Jennifer Beth Thompson
Date of Birth: February 26, 1973
Olympic Participation: Barcelona 1992 (2 Gold, 1 Silver), Atalanta 1996 (3 Gold), Sydney 2000 (3 Gold, 1 Bronze), Athens 2004 (2 Silver)
She has won 12 Olympic medals, which includes 8 golds, making her the most decorated female American Olympian in history. She was the USA Swimmer of the Year in 1993 and 1998, and Women’s Sports Foundation’s Athlete of the Year in 2000.
Inge de Bruijn
Date of Birth: August 24, 1973
Olympic Participation: Sydney 2000 (3 Gold, 1 Silver), Athens 2004 (1 Gold, 1 Silver, 2 Bronze)
Inge de Bruijn is the most decorated Dutch Olympian. In addition to that, she has more combined Olympic and World Aquatic Championship titles (9) than any other female player. She was named Female Swimmer of the Year in 2000 and 2001 by Swimming World.
Mary T. Meagher
Date of Birth: October 27, 1964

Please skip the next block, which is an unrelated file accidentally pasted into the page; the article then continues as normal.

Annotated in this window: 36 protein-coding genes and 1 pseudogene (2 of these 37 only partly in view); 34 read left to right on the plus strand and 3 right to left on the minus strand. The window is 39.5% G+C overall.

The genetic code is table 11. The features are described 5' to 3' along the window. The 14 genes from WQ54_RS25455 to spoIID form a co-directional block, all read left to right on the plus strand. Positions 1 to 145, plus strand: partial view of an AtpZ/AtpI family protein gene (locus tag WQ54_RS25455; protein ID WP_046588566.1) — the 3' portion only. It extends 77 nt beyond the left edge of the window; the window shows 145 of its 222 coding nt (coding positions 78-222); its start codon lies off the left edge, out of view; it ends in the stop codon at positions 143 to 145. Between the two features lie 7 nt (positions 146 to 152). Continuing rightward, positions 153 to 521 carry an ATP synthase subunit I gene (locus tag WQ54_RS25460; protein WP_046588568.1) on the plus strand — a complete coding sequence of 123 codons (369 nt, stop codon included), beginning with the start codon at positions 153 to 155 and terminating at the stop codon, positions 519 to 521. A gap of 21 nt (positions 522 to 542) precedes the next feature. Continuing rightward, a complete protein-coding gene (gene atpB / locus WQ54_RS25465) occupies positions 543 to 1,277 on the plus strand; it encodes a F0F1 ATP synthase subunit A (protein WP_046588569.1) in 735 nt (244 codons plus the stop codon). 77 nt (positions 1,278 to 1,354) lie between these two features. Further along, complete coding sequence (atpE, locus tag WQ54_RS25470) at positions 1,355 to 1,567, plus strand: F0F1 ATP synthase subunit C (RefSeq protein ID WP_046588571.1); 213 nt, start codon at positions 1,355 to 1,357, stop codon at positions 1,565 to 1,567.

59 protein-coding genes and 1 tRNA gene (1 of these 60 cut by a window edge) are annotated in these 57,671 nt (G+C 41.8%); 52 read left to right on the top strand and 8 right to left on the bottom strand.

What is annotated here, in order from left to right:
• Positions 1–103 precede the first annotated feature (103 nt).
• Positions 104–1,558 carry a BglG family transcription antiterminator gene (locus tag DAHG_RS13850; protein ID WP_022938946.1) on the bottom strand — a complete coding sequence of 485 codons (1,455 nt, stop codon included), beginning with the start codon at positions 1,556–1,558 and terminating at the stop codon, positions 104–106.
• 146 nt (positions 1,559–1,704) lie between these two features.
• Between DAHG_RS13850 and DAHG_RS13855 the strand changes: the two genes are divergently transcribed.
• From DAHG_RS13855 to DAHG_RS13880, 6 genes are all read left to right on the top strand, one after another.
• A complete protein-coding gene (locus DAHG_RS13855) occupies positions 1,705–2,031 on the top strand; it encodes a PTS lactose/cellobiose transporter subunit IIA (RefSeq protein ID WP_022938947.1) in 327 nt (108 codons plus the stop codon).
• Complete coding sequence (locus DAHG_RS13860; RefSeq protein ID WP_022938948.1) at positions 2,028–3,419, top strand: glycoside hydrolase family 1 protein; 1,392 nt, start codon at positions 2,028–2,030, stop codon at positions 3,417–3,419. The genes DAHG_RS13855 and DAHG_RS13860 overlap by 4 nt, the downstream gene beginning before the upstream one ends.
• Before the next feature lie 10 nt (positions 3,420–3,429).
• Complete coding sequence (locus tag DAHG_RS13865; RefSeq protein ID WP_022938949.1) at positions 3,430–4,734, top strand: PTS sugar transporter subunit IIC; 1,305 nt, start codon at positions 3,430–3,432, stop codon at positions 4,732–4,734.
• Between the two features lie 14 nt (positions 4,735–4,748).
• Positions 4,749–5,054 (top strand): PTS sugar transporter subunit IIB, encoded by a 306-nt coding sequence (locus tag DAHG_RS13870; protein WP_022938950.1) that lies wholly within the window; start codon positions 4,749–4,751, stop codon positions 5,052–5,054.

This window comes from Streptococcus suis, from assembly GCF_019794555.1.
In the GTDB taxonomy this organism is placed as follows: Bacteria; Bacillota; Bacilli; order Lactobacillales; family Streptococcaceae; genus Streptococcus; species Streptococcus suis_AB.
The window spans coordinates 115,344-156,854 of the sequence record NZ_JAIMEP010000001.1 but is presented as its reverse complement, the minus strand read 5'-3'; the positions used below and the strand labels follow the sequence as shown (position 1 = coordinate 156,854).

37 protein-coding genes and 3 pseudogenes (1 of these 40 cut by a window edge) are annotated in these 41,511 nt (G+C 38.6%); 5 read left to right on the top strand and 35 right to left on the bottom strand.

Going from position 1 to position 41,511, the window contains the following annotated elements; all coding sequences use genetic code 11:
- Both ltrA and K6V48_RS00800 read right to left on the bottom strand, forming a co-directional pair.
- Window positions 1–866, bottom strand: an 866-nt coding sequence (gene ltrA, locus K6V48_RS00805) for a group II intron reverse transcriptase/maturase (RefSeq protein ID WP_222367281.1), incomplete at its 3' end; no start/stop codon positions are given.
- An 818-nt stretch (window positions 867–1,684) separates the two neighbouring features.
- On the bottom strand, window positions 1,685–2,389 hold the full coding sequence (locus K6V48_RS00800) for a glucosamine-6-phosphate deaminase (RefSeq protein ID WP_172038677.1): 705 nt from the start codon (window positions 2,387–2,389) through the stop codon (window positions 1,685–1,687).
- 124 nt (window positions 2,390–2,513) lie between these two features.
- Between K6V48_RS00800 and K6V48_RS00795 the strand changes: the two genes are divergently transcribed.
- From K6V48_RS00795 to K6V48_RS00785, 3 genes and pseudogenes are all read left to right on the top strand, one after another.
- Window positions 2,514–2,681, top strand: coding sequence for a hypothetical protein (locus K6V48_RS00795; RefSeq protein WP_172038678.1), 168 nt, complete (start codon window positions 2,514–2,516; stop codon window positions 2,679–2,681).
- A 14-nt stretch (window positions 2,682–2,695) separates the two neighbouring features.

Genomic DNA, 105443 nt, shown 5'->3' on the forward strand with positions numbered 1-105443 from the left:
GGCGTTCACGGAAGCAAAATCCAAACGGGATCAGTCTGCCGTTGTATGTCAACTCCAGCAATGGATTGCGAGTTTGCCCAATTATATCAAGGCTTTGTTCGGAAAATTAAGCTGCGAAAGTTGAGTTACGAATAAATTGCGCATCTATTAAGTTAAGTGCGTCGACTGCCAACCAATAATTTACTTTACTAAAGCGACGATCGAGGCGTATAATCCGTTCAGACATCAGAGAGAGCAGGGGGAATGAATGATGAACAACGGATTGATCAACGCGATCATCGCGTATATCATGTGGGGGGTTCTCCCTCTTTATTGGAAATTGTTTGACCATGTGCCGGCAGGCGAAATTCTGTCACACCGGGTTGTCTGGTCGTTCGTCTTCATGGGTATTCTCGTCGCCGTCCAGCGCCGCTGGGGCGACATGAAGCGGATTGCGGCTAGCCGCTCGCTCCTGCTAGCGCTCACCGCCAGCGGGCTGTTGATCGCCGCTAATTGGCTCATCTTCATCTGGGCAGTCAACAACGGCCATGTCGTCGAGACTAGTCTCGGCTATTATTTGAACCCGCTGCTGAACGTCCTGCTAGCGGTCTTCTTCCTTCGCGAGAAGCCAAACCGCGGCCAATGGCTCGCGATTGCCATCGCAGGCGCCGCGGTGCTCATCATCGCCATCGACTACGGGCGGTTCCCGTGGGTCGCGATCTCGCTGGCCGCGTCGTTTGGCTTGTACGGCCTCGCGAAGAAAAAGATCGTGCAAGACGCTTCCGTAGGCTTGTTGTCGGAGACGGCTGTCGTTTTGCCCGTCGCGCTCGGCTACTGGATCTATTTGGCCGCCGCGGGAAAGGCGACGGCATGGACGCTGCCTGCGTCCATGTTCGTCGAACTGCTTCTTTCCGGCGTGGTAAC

Olympic Participation: Los Angeles 1984 (3 Gold), Seoul 1988 (1 Bronze)
Named ‘Madame Butterfly’, she set a record in 1981 in the 100 m and 200 m butterfly event. Later, she won gold medals in the Summer Olympics in 1984 in the 200-meter and the 100-meter butterfly events, plus another gold for the butterfly leg of the medley relay for women. Then, in 1988 Olympics, held in Seoul, she won a bronze in the 200-meter butterfly. Meagher, unfortunately, missed the 1980 Moscow Olympics due to a US-led boycott.
Date of Birth: August 16, 1974
Olympic Participation: Seoul (1 Gold, 1 Silver), Barcelona 1992 (3 Gold), Atalanta 1996 (1 Gold, 1 Bronze)